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Climbing the Beanstalk
November 16, 2004

Welcome to the November 16, 2004 edition of "Climbing The Beanstalk", the bi-weekly newsletter on search engines and search engine positioning from Beanstalk. In this edition we will explore the MSN search engine launch, recent published articles by Beanstalk staff, and discuss the Google update currently underway (at the time of this writing).

If you have any questions regarding any of the areas covered in this newsletter please don't hesitate to contact us.

The Microsoft Way

While global domination may be nothing more than a fanciful dream to the executive at Microsoft, it seems to be built into everything they do. From the integration of the browser and multimedia into their operating systems to offering Internet access, their business model seems determined to monopolize computer systems and everything you might do with them. And now, to further this virtual monopoly over all things electronic, Microsoft last week announced the official launch of the MSN search engine.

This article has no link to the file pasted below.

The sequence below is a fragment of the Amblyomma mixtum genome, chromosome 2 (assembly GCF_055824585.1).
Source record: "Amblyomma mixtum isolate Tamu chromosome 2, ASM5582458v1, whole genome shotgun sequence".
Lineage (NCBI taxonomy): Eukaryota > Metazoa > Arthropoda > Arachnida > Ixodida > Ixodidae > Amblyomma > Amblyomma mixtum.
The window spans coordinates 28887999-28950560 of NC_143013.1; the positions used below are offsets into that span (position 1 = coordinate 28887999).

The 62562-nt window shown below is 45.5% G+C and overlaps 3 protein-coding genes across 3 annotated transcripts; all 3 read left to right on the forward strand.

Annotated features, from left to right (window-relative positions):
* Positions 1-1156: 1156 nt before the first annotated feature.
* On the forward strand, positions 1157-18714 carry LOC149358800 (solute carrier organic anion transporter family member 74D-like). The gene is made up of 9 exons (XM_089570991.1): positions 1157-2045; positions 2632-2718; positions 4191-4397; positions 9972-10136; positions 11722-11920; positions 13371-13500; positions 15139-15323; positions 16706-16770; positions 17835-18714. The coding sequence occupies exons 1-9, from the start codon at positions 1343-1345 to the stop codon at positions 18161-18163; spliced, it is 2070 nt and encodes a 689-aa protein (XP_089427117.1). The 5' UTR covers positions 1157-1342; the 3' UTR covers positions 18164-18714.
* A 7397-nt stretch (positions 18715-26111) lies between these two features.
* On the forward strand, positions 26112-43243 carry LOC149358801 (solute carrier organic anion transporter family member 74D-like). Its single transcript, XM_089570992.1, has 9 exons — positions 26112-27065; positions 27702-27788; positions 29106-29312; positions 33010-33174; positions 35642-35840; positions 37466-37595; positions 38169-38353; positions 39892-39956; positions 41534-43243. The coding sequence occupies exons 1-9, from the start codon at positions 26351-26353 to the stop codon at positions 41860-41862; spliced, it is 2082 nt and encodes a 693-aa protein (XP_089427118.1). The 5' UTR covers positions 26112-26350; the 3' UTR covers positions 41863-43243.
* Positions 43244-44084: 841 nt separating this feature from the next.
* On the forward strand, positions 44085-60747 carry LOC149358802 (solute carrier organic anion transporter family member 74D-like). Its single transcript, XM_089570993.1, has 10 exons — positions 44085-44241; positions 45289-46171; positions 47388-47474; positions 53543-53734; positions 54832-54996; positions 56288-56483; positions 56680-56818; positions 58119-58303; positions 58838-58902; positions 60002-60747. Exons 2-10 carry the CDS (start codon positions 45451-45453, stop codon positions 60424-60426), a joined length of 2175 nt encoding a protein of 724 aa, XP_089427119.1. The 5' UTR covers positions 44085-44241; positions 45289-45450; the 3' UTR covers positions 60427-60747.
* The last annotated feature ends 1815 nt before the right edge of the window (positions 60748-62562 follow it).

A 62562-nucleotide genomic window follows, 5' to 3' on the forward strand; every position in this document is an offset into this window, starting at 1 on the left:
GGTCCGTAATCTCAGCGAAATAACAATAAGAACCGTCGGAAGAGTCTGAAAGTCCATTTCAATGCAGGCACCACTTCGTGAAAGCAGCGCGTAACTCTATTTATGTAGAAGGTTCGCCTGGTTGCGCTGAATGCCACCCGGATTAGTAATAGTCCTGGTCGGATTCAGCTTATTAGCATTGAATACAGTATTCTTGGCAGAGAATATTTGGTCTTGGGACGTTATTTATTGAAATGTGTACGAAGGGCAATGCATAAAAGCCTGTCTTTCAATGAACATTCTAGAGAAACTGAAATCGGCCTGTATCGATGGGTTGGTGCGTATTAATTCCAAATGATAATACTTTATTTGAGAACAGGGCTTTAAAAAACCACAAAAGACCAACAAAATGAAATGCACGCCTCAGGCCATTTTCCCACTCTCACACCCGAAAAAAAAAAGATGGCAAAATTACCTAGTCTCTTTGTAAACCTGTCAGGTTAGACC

Until last week MSN results were served by Yahoo!/Overture. It has long been known that the folks over at MSN were hard at work developing their own search engine. Last week that engine was unveiled. While many were surprised that it wasn't launched right in the live MSN results, SEO's worldwide have been searching http://beta.search.msn.com. It appears that Microsoft has decided to first launch this engine in beta, seeking feedback on both the interface and the results.

This is not the first time we've seen this from Microsoft in regards to this engine. Two brief "tech previews" predated the beta launch. The engine is reportedly being put to the live MSN.com site sometime before January 2005.

It's ironic that they have put their search engine out in beta. The reason I say this is because of their history of mistakes. Traditionally they put out their product, let us all test it for them, and then patch up the errors (does anyone remember Windows ME ... I'm betting they wish we didn't). It's ironic because this is one of the better products I've seen from Microsoft.